Dad’s letters – May to August 1945

2014-06-07 08.37.30

One proud young fella and his beret (now owed by proud son)

Another instalment of my father’s letters to my mother and what a rollercoaster three months this period covers. First up there’s some hard training in Derbyshire, then the excitement of the first jump and the trepidation of a posting to the Far East to join in the attack on Japan; and then the post VJ Day anti-climax , spent in Beverley in Yorkshire and apparently hated by all. The letters cover the VE Day period too and more fretting over combing leave – already Dad is showing his overprotective side (which everyone who knew him both benefited from and was irritated by) when Mum talks about seeking a posting to post-War Europe.

The first jump, though, is the highlight. He makes light of it and says he hasn’t had time to write any poems but in fact he did; he wrote one to his mother which, later, he wanted her to destroy. She gave it to Mum on the promise she wouldn’t let Dad know she had it. Written when he was 18, on the fear he felt on his first jump, I read it for the first time three days after he died. I read it out at his funeral. I type it now with a lump in my throat.

A Paratrooper’s Prayer

When I’m flying at seven hundred

And the red light flickers on

I know I’ll tremble and start to sweat

But, God, let me be strong.

When I look down through the hole, God

It’s like I’m standing by a grave

And my knees go weak and I can’t speak

Then, God, please make me brave.

And if it be Thy will, God

Part of Thine own Great Plan

That my life should stop, then on that last long drop

Oh God, let me die a man!

While I’m waiting to emplane, God

And checking my jumping kit

Though I laugh and jeer I’m full of fear

But, God, don’t let me quit.

When the kite begins to move, God

And take off time is near

Then my heart grows cold – God, make me bold

And drive away my fear.

He never thought himself other than a lucky man to be in the Paras and the people he met there were major influences in his life for sure, but the core sentiment he expresses here – not showing how weak he feels inside – dominated his life until late on when he realised that showing emotion wasn’t a bad or weak thing. He was a lovely man but, oh, I wish he hadn’t been quite so buttoned up until it was almost too late.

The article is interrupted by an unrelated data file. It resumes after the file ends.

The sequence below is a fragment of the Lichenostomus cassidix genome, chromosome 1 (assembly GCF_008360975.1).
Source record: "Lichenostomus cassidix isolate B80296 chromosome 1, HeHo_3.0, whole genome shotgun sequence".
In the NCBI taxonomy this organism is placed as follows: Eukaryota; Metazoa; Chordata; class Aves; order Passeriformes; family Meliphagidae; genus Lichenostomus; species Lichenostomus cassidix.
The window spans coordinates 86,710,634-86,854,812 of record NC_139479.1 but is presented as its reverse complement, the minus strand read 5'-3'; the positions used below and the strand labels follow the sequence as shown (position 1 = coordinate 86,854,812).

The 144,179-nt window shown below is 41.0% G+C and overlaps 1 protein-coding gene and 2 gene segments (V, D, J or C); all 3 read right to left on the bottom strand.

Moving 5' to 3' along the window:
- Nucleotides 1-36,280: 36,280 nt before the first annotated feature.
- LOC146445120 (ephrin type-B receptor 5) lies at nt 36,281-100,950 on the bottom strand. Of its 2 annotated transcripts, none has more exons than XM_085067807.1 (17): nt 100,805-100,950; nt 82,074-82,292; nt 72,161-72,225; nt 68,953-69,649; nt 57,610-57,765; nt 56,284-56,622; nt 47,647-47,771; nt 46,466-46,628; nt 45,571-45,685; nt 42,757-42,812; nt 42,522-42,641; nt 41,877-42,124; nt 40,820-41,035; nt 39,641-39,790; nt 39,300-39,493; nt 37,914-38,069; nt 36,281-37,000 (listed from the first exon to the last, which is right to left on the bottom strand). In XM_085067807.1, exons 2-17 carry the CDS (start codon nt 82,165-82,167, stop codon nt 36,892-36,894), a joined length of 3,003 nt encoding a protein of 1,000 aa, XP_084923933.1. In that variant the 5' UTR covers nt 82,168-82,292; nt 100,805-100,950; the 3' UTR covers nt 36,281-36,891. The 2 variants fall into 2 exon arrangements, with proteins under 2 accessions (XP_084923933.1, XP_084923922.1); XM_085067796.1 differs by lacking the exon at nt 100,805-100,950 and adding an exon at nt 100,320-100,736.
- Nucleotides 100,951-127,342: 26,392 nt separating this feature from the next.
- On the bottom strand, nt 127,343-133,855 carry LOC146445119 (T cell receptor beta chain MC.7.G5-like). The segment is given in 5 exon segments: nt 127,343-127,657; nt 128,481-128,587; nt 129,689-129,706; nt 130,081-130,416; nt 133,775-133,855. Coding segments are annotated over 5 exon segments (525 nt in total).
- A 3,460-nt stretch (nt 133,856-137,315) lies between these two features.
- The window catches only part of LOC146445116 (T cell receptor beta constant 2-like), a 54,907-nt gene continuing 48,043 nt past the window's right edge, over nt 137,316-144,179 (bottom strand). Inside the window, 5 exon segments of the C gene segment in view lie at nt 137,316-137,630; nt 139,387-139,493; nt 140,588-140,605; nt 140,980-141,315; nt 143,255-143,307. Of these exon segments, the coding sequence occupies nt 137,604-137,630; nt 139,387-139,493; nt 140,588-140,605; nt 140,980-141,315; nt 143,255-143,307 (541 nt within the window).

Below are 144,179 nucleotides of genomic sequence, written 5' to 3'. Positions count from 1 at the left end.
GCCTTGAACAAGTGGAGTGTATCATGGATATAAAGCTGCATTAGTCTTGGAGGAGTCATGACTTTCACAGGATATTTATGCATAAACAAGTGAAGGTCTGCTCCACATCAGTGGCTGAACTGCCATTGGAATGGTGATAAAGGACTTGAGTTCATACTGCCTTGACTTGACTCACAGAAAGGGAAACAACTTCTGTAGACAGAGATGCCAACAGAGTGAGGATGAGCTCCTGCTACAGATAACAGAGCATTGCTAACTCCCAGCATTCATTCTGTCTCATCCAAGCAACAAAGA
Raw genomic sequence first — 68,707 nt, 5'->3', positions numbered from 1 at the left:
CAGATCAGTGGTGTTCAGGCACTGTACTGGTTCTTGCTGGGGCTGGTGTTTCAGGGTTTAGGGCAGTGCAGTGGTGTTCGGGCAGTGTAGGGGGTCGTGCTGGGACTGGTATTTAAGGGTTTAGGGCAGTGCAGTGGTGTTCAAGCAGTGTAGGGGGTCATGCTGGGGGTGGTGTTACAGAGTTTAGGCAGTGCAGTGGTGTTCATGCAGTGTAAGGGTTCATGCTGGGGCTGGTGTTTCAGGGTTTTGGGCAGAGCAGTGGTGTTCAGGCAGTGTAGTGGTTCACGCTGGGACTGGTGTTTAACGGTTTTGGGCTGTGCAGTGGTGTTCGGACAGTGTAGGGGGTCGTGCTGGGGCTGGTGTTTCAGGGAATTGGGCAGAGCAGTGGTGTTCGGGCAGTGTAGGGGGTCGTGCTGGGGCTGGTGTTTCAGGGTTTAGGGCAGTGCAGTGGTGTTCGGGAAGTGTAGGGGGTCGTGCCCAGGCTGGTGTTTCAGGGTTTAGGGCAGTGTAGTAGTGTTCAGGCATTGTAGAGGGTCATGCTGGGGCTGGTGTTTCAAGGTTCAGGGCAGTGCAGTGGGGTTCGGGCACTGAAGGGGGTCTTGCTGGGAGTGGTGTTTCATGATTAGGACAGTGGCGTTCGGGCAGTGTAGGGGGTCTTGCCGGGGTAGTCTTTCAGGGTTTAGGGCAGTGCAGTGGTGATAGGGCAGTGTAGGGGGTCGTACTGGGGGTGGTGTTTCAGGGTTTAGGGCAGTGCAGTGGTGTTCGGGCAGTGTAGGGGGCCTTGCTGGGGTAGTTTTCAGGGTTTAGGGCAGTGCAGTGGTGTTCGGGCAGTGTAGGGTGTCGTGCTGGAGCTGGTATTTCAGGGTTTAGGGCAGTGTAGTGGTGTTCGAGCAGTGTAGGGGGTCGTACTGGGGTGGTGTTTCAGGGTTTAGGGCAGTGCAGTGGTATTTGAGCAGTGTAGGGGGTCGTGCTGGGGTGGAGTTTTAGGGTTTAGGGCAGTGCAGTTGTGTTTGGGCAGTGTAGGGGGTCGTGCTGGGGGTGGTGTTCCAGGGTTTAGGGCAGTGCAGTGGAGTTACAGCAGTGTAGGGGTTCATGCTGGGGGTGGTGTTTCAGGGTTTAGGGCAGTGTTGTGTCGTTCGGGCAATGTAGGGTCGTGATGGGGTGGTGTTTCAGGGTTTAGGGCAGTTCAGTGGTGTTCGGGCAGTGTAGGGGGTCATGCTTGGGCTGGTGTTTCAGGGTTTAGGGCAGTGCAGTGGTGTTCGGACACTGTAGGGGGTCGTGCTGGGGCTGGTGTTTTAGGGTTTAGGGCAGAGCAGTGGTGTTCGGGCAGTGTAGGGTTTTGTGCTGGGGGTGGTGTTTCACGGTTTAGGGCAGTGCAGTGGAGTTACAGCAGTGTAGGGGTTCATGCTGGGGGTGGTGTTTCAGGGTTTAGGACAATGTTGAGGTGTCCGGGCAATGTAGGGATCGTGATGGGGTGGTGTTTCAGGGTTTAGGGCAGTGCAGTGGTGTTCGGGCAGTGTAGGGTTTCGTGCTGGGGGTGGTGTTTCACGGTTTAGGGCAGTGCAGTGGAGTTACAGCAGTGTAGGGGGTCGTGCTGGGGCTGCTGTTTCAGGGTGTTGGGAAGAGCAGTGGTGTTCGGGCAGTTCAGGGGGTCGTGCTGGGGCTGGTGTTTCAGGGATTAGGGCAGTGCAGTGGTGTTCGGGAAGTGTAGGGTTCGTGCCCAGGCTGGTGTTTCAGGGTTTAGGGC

About TanGental

My name is Geoff Le Pard. Once I was a lawyer; now I am a writer. I've published several books: a four book series following Harry Spittle as he grows from hapless student to hapless partner in a London law firm; four others in different genres; a book of poetry; four anthologies of short fiction; and a memoir of my mother. I have several more in the pipeline. I have been blogging regularly since 2014, on topic as diverse as: poetry based on famous poems; memories from my life; my garden; my dog; a whole variety of short fiction; my attempts at baking and food; travel and the consequent disasters; theatre, film and book reviews; and the occasional thought piece. Mostly it is whatever takes my fancy. I avoid politics, mostly, and religion, always. I don't mean to upset anyone but if I do, well, sorry and I suggest you go elsewhere. These are my thoughts and no one else is to blame. If you want to nab anything I post, please acknowledge where it came from.
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4 Responses to Dad’s letters – May to August 1945

  1. Sohrab says:

    Wow Geof that brought a lump to my throat and a tear to my eye – incredible poetry and completely describes his bravado and his faith Wonderful discovery


  2. TanGental says:

    Thanks Sohrab; Dad would be touched (now) that someone liked what he had written. And I’m delighted to give his words an airing; they deserve it.


  3. gpcox says:

    You father was braver than he thought. My dad always said, only a fool would claim he wasn’t afraid in combat. That person was either a liar or crazy – you know your father was neither. He was a true soldier!


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